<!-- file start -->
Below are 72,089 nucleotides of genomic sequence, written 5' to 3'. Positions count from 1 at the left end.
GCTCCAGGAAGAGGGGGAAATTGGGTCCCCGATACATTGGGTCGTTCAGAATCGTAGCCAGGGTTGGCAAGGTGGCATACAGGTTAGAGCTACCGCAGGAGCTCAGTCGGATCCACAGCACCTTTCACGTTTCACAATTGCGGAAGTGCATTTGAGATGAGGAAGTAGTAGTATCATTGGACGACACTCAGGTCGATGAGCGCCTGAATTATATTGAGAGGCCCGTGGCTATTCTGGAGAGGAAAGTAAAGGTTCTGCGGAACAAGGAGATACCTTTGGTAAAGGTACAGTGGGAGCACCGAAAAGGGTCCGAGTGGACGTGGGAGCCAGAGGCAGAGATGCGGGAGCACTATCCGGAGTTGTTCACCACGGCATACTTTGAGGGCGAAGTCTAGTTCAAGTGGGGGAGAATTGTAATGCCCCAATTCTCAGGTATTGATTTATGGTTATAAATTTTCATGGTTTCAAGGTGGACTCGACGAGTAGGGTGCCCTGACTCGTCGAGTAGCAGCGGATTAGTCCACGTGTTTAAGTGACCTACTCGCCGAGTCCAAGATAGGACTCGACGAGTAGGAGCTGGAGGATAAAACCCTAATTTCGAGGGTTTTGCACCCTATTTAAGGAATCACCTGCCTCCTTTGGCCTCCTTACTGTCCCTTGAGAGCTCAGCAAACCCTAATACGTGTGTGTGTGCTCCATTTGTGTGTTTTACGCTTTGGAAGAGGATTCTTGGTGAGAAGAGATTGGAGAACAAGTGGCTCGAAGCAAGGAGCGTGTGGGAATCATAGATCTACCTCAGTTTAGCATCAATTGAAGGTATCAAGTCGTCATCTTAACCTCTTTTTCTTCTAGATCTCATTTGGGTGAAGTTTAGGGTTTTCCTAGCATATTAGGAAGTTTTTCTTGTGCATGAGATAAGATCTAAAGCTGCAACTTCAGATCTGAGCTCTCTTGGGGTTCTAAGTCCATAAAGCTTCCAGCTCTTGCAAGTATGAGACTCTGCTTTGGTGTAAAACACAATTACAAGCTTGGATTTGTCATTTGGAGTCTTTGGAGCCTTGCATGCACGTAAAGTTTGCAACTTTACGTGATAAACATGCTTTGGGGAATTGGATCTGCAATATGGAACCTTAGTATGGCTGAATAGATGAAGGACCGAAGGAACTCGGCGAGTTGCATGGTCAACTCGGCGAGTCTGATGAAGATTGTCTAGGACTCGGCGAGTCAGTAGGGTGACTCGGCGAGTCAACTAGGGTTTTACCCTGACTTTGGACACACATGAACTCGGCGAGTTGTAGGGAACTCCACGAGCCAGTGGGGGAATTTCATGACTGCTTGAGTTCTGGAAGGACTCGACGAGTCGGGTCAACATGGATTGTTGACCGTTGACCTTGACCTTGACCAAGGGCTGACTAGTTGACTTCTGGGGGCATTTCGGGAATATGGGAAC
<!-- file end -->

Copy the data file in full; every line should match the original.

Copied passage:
Below are 72,089 nucleotides of genomic sequence, written 5' to 3'. Positions count from 1 at the left end.
GCTCCAGGAAGAGGGGGAAATTGGGTCCCCGATACATTGGGTCGTTCAGAATCGTAGCCAGGGTTGGCAAGGTGGCATACAGGTTAGAGCTACCGCAGGAGCTCAGTCGGATCCACAGCACCTTTCACGTTTCACAATTGCGGAAGTGCATTTGAGATGAGGAAGTAGTAGTATCATTGGACGACACTCAGGTCGATGAGCGCCTGAATTATATTGAGAGGCCCGTGGCTATTCTGGAGAGGAAAGTAAAGGTTCTGCGGAACAAGGAGATACCTTTGGTAAAGGTACAGTGGGAGCACCGAAAAGGGTCCGAGTGGACGTGGGAGCCAGAGGCAGAGATGCGGGAGCACTATCCGGAGTTGTTCACCACGGCATACTTTGAGGGCGAAGTCTAGTTCAAGTGGGGGAGAATTGTAATGCCCCAATTCTCAGGTATTGATTTATGGTTATAAATTTTCATGGTTTCAAGGTGGACTCGACGAGTAGGGTGCCCTGACTCGTCGAGTAGCAGCGGATTAGTCCACGTGTTTAAGTGACCTACTCGCCGAGTCCAAGATAGGACTCGACGAGTAGGAGCTGGAGGATAAAACCCTAATTTCGAGGGTTTTGCACCCTATTTAAGGAATCACCTGCCTCCTTTGGCCTCCTTACTGTCCCTTGAGAGCTCAGCAAACCCTAATACGTGTGTGTGTGCTCCATTTGTGTGTTTTACGCTTTGGAAGAGGATTCTTGGTGAGAAGAGATTGGAGAACAAGTGGCTCGAAGCAAGGAGCGTGTGGGAATCATAGATCTACCTCAGTTTAGCATCAATTGAAGGTATCAAGTCGTCATCTTAACCTCTTTTTCTTCTAGATCTCATTTGGGTGAAGTTTAGGGTTTTCCTAGCATATTAGGAAGTTTTTCTTGTGCATGAGATAAGATCTAAAGCTGCAACTTCAGATCTGAGCTCTCTTGGGGTTCTAAGTCCATAAAGCTTCCAGCTCTTGCAAGTATGAGACTCTGCTTTGGTGTAAAACACAATTACAAGCTTGGATTTGTCATTTGGAGTCTTTGGAGCCTTGCATGCACGTAAAGTTTGCAACTTTACGTGATAAACATGCTTTGGGGAATTGGATCTGCAATATGGAACCTTAGTATGGCTGAATAGATGAAGGACCGAAGGAACTCGGCGAGTTGCATGGTCAACTCGGCGAGTCTGATGAAGATTGTCTAGGACTCGGCGAGTCAGTAGGGTGACTCGGCGAGTCAACTAGGGTTTTACCCTGACTTTGGACACACATGAACTCGGCGAGTTGTAGGGAACTCCACGAGCCAGTGGGGGAATTTCATGACTGCTTGAGTTCTGGAAGGACTCGACGAGTCGGGTCAACATGGATTGTTGACCGTTGACCTTGACCTTGACCAAGGGCTGACTAGTTGACTTCTGGGGGCATTTCGGGAATATGGGAAC